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The SED Web Presence: Integrating the Line Organization Sites. November 2, 2010 Catherine Corlan Chair, SED Web Council; catherine.corlan@nasa.gov SED Web Site: science.gsfc.nasa.gov SED Web Templates: sedwebtest.gsfc.nasa.gov/science-css. The SED Web Presence Should ….

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The SED Web Presence: Integrating the Line Organization Sites


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    1. The SED Web Presence: Integrating the Line Organization Sites November 2, 2010 Catherine Corlan Chair, SED Web Council; catherine.corlan@nasa.gov SED Web Site: science.gsfc.nasa.gov SED Web Templates: sedwebtest.gsfc.nasa.gov/science-css

    2. The SED Web Presence Should … • Provide a Fully Professional Public Face • Failure in this hurts our credibility as a high-tech institution • Provide Efficient and Accurate Internal Communication, Documentation • Enable us to do our jobs better • Consume as few resources as possible • People and hardware

    3. The SED Web Presence Has… • No SED-Wide Look & Feel • Intermittent compliance with old Look & Feel • No Standards in Information Architecture (IA) • Layout, Linkage, Labeling • Highly Variable Content Quality • Patches of excellence • No capabilities for re-use or sharing Best Practices across groups • The Attention of the SED Director Of

    4. The SED Web Council:Assess the SED Web Presence & Fix It • Presence = Line Orgs AND Mission/Project sites; start w/Line Orgs • Develop SED Look & Feel (GSFC L&F) • Develop Clean Core IA • Extensible by individual organizations • Content should • Serve our Audience Groups • GSFC Mgrs & Employees; Scientists & Engineers; General Public • Be Standard, Complete and Up-to-Date without requiring additional staff maintenance effort (No unfunded mandates!) • Belong to the individual organizations, unless authoritative source exists

    5. Initial Requirements and Priorities • Initial, High-Level Requirements From: • SED Management: interviews with Nick White, Mitch Brown • Required single, integrated site with standard information, location, labeling on each Org sub-site • Specified mandatory information content: upper left nav • Existing Sites: Minimal or no loss of functionality • Web Council Subcommittees specified IA, landing page layout requirements for other Audience Groups • Priorities • Do it Yesterday • Do it Right (for ease of maintenance, for future reuse) • Make it Useful • No Unfunded Mandates!

    6. The Web Council’s Approach to Web Content • Reconcile No Unfunded Mandates with Up-to-Date Content • Centralize/Automate Mandatory Content • Use Authoritative Sources • Push Maintenance Costs of core data UP the hierarchy • Ensure efficiency & content freshness: Enter Once, Use Many • Press Releases, Missions/Projects, Publications propagate UP • Forms, Training, Procurement info will Propagate DOWN • Automated Information Retirement • These are impossible on static sites • Dynamic sites are substantial database development efforts • Success depends on usability of the UI – frontend and backend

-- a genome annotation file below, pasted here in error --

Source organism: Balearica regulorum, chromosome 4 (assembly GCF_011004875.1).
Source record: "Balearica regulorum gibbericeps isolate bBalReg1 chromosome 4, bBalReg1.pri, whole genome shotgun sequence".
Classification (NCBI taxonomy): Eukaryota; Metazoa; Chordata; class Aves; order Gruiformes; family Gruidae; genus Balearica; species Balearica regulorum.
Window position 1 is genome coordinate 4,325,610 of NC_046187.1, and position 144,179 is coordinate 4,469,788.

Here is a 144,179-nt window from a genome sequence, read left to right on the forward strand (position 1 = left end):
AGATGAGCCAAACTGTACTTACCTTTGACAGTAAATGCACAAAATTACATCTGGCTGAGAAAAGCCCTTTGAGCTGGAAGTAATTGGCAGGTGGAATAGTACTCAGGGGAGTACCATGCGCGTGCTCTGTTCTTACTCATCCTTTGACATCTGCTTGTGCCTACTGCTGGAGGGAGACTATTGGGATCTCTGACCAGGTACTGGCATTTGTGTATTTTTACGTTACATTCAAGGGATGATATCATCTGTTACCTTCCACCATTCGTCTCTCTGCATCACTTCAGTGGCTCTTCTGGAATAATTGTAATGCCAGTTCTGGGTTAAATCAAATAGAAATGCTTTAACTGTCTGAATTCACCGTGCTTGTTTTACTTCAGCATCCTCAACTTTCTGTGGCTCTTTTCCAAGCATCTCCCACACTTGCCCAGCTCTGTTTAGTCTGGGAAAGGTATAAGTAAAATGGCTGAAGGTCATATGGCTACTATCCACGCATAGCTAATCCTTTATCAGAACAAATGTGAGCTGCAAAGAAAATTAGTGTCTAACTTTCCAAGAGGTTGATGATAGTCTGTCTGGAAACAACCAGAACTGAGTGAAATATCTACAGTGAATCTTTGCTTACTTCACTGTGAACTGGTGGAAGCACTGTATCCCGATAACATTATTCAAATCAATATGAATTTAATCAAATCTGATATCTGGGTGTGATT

7. Implementation Options • Most DB & Coding Implementation Options set by Existing Contractor Resources, Expertise • Cold Fusion, Fuse Box • Custom Content Management System became about half the development effort • usability, customizability a huge strength • Some CM reuse possible for Mission/Project Sites (staff lists, press releases, etc.) • Mandated use of the new SED VME environment • Pre-defined Web Team • Design - L&F and CSS – developed separately • Coordinated with Code 400, GSFC Web Manager; Compatible with CSS for previous L&F

    8. Web Development is Iterative • Subsequent Requirements From: • Iterations of build/test to increase usability • Line Organizations • Each had suggestions for improvements; we made them • Better understanding of initial, high-level requirements • Requirements gaps, e.g., • performance metrics • Content Management functionality • Requirements grew several hundred percent

    9. Challenges: Success Means… • Satisfy Upper Management • Standard Content, Content Freshness, Look & Feel, Navigation, Done NOW • Satisfy Line Org Managers • Reflect their emphasis on what information is important regarding their organization • Keep local ownership of content • Do not require additional resources • Satisfy Web Curators • Easy and quick to use

    10. Current Status • All line organizations are integrated • Ramping up final development push for 3 Tab Design • Managing to Cost & Schedule; done 4/30/11 • We’ve made substantial progress on the ‘Shoulds’ • Professional Look & Feel – achieved this • Efficient and Accurate Internal Communication, Documentation – in progress • Consume as few resources as possible • Automation estimated to save ~4WYE/yr

    11. Future Plans • For Line Organizations: • Easy CV & Identity Maintenance, easy Performance Appraisal preparation • Adding Roles to Staff List, Bio pages – find your Property Manager, Fire Warden, etc. • Publications pulled from library? • And… we take suggestions! • For Mission/Project sites: • Site Templates, back-end services for small to medium Missions & Projects • Flight Project ‘Cradle-to-Grave’ w/400 • For Security: sharing Best Practices

    12. Backup Charts

    13. SED Web Council Membership Chair, Catherine Corlan (610.2) SED Editor-in-Chief, Karen Smale (606.1) Code 600: Michelle Thaller, Asst. Dir for Communications 603 Michael K. McMichen, Wrathall, Barbara G 606 Nancy Laubenthal 610 Rosa Kao, Eric Nash, James Gass 660 J. D. Myers, Meredith Gibb, Frank Reddy 670 Robert McGuire 690 Carey Noll, Nathan James, John Haberman, Diana Khachadourian